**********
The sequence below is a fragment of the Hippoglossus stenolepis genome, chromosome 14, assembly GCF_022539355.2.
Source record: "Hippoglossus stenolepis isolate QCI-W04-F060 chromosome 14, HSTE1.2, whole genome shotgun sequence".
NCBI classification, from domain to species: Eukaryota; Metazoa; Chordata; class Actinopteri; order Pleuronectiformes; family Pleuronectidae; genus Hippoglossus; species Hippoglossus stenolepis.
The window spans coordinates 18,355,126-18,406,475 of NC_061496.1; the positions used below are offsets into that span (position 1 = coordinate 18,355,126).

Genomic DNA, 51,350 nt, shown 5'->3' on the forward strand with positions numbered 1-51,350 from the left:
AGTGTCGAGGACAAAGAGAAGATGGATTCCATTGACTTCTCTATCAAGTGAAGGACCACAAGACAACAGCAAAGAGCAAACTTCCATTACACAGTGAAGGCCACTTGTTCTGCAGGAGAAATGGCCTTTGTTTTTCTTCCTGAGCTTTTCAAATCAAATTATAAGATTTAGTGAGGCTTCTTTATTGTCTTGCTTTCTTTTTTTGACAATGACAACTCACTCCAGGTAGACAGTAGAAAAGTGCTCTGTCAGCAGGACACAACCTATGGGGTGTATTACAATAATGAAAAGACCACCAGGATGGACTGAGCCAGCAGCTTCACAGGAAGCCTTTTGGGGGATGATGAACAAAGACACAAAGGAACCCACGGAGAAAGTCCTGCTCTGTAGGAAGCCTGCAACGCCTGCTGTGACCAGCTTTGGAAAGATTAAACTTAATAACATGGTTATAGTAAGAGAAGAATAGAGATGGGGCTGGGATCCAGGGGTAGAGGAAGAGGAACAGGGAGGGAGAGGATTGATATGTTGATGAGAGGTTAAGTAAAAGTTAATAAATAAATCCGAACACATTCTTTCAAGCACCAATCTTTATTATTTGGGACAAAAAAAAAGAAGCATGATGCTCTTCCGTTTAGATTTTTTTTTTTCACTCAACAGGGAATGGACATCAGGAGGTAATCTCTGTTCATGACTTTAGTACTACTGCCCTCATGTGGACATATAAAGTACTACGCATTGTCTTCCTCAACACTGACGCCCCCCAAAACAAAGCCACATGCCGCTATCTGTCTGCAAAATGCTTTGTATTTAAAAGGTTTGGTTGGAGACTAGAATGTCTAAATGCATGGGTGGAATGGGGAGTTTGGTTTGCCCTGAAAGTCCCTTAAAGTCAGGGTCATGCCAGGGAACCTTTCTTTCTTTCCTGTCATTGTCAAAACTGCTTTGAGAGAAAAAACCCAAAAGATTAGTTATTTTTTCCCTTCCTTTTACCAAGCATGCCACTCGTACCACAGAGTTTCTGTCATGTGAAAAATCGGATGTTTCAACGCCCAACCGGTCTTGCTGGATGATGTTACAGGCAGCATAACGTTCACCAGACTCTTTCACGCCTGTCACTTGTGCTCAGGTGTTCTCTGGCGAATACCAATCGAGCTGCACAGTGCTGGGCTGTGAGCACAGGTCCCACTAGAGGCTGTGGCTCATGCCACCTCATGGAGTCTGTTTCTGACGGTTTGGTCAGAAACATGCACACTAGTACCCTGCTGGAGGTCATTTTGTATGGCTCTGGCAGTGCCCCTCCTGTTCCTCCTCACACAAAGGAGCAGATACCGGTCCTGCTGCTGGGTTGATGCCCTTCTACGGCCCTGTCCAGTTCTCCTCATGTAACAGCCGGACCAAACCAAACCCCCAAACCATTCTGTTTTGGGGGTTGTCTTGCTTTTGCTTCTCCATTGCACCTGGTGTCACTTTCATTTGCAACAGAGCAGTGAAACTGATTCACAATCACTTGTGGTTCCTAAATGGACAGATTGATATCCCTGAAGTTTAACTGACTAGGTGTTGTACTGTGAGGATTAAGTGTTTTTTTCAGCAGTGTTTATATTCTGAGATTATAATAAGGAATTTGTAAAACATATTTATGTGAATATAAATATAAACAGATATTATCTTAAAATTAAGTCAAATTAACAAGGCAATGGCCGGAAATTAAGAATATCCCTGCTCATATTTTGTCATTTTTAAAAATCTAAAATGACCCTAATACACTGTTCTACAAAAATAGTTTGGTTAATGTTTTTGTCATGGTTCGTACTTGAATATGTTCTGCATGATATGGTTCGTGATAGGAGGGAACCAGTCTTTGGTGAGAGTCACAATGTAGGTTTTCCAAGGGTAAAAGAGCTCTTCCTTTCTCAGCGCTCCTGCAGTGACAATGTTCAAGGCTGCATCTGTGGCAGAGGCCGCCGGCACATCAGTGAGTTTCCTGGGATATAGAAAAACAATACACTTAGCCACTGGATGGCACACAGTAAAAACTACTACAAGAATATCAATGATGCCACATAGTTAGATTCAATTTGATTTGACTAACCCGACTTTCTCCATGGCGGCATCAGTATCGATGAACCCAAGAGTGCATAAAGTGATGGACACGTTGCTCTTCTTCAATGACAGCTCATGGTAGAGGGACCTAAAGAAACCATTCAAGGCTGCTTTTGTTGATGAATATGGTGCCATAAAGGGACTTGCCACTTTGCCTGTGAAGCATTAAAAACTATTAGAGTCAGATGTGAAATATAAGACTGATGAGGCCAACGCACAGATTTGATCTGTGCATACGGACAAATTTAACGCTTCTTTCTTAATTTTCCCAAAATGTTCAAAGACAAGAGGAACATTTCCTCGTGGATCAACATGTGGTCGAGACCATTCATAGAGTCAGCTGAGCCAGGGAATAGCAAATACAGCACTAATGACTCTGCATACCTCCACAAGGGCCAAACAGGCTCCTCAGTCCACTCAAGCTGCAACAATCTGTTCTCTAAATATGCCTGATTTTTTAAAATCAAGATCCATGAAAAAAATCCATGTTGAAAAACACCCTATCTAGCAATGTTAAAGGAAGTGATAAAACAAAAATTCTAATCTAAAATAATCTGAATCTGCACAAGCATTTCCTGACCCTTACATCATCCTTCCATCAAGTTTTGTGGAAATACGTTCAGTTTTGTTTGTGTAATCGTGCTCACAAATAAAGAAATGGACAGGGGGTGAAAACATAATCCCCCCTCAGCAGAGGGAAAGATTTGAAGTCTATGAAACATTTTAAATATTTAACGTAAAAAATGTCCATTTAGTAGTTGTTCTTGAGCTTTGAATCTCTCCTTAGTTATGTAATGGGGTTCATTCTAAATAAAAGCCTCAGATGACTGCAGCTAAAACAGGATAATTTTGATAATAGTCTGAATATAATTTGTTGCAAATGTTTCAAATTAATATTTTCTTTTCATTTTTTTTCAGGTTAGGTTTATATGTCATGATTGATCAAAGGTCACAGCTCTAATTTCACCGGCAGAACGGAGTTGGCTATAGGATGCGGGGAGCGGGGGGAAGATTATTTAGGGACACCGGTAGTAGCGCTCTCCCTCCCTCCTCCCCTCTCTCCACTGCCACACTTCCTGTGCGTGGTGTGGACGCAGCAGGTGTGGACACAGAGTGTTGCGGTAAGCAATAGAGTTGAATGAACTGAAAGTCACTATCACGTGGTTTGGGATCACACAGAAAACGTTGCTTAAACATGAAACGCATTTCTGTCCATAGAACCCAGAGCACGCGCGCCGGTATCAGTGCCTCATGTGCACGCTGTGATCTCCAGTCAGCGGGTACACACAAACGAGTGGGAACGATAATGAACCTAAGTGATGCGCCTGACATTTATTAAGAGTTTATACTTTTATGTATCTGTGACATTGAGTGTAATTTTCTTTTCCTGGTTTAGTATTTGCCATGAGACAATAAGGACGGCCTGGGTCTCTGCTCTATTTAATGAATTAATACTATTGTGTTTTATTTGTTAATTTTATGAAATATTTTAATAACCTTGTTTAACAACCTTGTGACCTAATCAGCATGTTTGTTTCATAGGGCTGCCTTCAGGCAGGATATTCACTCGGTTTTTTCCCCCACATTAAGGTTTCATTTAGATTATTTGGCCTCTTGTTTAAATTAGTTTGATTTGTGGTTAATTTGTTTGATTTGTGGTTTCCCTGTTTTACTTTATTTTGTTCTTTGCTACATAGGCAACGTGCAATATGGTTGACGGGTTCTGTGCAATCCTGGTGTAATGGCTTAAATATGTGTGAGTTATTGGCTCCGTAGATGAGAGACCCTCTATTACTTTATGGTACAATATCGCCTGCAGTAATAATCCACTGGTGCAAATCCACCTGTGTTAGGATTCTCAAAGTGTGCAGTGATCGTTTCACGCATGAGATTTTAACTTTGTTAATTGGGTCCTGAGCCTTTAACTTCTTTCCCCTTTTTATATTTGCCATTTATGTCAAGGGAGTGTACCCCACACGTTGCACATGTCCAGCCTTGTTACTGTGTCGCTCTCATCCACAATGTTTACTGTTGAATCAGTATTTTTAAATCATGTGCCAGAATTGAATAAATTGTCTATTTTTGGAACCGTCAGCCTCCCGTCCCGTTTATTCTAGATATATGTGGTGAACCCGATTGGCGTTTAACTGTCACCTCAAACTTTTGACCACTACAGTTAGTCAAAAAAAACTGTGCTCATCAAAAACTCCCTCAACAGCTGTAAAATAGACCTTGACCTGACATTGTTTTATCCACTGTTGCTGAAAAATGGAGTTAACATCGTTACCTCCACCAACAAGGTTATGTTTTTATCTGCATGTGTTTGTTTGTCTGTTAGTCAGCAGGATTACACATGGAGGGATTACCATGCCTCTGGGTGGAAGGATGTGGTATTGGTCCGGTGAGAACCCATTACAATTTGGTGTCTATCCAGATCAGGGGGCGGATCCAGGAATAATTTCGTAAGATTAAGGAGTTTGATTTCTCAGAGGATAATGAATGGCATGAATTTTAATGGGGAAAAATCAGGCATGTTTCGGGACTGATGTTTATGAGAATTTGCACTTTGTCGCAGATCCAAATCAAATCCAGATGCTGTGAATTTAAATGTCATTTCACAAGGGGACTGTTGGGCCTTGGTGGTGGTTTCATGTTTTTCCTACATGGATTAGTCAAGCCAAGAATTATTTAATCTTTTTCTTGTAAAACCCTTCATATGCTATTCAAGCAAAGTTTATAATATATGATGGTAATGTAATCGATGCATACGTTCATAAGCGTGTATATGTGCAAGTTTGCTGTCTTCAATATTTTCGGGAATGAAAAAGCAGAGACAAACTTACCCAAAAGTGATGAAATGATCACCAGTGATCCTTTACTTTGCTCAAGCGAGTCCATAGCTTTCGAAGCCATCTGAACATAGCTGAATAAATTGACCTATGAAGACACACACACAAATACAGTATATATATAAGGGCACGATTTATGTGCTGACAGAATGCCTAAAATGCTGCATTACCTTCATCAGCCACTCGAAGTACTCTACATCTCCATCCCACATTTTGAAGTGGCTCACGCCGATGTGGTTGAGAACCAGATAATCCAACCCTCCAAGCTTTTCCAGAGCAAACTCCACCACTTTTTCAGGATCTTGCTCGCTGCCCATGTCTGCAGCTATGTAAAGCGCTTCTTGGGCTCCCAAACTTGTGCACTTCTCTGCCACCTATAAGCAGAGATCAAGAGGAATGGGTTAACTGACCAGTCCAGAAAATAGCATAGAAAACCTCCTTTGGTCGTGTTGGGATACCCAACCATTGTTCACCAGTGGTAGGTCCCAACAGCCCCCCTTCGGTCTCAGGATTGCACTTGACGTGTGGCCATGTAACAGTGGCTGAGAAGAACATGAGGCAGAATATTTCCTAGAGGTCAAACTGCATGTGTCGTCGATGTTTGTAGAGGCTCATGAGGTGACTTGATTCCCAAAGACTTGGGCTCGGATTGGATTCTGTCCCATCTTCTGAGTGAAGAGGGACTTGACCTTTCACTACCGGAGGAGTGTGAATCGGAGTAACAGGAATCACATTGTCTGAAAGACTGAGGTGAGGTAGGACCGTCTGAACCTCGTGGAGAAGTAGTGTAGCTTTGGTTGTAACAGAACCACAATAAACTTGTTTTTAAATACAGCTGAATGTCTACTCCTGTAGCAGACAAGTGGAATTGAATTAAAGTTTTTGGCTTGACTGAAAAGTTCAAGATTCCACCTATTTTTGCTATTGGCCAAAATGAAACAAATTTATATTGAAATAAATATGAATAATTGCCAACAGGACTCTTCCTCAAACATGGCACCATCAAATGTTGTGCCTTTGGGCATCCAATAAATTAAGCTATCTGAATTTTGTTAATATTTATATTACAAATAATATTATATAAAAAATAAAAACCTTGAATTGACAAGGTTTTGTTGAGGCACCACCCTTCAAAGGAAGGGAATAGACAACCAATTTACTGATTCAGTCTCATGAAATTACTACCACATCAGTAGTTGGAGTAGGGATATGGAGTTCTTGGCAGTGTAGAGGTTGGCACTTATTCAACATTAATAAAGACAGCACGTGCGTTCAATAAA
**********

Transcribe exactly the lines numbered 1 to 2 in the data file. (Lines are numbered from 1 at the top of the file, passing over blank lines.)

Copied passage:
The sequence below is a fragment of the Hippoglossus stenolepis genome, chromosome 14, assembly GCF_022539355.2.
Source record: "Hippoglossus stenolepis isolate QCI-W04-F060 chromosome 14, HSTE1.2, whole genome shotgun sequence".